Posted on: 20 April 2021
Guidance on hot oil frying with a downloadable checklist
One of the most dangerous pieces of equipment that a hospitality and catering business uses is the oil fryer (sometimes referred to as a deep fat fryer). In fact, oil fryers are the leading causes of burns in the food industry, with kitchen staff being exposed to hot oil when cooking or cleaning vats and vents.
Oil fryers should only be operated by supervisors or employees who are trained to operate the fryer. Take a look at some of our tips on keeping yourself and your team safe from the dangers of oil frying.
Before anyone even turns an oil fryer on, consider some of these safety tips:
- Only allow supervisors and trained staff to use an oil fryer.
- Wear clothing that covers the skin as much as possible, such as long sleeve tops, trousers and an apron to prevent burns from oil splashes.
- Encourage those who aren’t trained to use a fryer to undertake training to increase their awareness of the dangers of oil fryers.
Safety guidance when cooking
When you are using an oil fryer to cook food, follow these safety tips:
- Use the correct amount of oil for the container. There will usually be a mark that indicates a minimum and maximum amount of oil to use.
- Heat your oil to a safe cooking temperature and keep it at this level at all times.
- Never put water or ice into your fryer whilst it is running. This can cause the oil to flare up and spill out of the container, or even start a fire.
- Consider the amount of frozen food you are putting into the fryer carefully. Similar to water and ice, frozen food can cause oil to splash or bubble out of the container.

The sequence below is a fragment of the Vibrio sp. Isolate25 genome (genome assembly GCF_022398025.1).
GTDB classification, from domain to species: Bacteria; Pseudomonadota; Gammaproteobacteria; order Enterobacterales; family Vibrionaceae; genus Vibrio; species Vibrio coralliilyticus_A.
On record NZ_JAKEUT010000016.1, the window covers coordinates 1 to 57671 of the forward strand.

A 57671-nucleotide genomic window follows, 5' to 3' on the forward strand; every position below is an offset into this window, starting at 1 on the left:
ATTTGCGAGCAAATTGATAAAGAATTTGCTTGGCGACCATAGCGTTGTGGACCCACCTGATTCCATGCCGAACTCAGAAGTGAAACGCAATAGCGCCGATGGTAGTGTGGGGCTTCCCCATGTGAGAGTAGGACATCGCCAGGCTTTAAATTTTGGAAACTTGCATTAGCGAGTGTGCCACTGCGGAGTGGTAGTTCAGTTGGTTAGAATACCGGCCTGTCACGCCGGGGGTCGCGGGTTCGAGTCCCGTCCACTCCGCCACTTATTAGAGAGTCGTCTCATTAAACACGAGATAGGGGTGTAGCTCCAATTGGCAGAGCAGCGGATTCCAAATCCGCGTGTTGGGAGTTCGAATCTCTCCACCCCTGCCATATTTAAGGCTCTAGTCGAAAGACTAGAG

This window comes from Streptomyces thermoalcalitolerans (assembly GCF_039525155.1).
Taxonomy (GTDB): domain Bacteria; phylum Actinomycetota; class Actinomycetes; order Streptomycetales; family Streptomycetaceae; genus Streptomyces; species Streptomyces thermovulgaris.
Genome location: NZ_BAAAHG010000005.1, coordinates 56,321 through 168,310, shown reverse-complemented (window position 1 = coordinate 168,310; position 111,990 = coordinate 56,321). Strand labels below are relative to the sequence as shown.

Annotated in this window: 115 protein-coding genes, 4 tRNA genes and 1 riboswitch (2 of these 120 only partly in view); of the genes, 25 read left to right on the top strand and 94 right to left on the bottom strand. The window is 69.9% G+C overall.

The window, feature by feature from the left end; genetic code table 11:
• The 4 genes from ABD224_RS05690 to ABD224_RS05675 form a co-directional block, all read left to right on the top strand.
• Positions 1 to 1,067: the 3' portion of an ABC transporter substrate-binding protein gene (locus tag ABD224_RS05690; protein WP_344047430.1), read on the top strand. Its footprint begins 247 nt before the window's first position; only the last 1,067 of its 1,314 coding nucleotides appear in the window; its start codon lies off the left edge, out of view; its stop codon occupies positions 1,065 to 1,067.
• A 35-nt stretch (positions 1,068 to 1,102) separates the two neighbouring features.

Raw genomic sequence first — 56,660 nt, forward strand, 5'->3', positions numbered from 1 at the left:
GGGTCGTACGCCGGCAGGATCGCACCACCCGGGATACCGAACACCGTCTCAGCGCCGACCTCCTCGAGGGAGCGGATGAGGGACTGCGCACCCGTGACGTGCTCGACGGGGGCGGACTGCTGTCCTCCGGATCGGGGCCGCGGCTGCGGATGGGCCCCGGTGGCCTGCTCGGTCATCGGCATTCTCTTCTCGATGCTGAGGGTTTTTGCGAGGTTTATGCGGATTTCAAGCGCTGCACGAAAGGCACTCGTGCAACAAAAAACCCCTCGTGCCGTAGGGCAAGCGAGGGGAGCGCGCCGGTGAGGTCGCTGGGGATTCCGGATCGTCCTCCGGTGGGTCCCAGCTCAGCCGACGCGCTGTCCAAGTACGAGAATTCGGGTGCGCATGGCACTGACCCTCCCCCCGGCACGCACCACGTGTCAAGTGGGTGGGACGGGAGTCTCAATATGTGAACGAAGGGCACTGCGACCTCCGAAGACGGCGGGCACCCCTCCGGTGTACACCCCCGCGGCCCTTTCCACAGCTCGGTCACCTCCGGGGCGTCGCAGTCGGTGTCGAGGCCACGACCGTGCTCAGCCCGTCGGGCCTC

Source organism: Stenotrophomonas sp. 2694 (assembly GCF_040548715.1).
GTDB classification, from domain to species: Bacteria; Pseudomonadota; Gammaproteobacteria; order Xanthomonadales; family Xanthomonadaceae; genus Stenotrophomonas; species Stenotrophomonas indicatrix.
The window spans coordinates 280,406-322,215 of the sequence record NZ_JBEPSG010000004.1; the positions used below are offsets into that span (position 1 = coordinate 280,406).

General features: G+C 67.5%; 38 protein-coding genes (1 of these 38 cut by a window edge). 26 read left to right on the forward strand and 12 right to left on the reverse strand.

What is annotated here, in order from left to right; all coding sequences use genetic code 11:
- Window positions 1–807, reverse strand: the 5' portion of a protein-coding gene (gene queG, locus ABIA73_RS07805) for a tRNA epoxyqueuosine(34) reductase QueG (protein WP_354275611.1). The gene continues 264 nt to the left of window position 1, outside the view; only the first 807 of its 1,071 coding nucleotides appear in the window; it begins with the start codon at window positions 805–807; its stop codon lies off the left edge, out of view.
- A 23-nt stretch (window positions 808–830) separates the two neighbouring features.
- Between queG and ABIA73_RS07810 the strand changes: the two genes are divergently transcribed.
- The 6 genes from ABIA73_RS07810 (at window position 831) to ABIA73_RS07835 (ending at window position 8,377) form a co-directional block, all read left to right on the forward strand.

- Keep the area around the fryer clear to avoid slipping or tripping accidents into or around the fryer.
- Due to the possibility of starting a fire, ensure that staff know how to use a class F fire extinguisher.
- In the event of an oil fire, action must be taken quickly in line with your fire response protocols to protect your team and others.
Safely cleaning a fryer
Just because the fryer is no longer being used, it doesn’t mean there aren’t any risks. Here is how you should clean your fryer once you have finished using it:
- Make sure the temperature has cooled down to the point that it is safe for someone to come into contact with the oil.
- Always wear gloves when cleaning an oil fryer.
- Use a scraper to get stubborn oil deposits off the fryer and the hood.
- Never climb into or on top of an oil fryer.
What to do about Carbon Monoxide poisoning
If you are using a portable fryer unit, your team can be exposed to Carbon Monoxide if the exhaust system malfunctions.
If there are any reports of headaches, confusion, nausea or dizziness when working around a portable frying unit, this may indicate Carbon Monoxide poisoning, and you should seek medical help immediately.
Download our fryer inspection checklist
Hospitality insurance with Premierline
The food and hospitality industry is one of the biggest in the UK, and as such, has a huge amount of variety in the businesses that operate in the sector. This variety means that no two businesses are the same, and will each have unique insurance needs.
At Premierline, we understand this need for a bespoke insurance policy, our insurance advisors will assess your business and source business insurance quotes from some of the UK’s most well-known insurance providers to find you a cover that is right for your business.
Source: Zywave Inc. - Restaurant Playing it Safe: Avoid Fryer Burns
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Business Guidance19 March 2021
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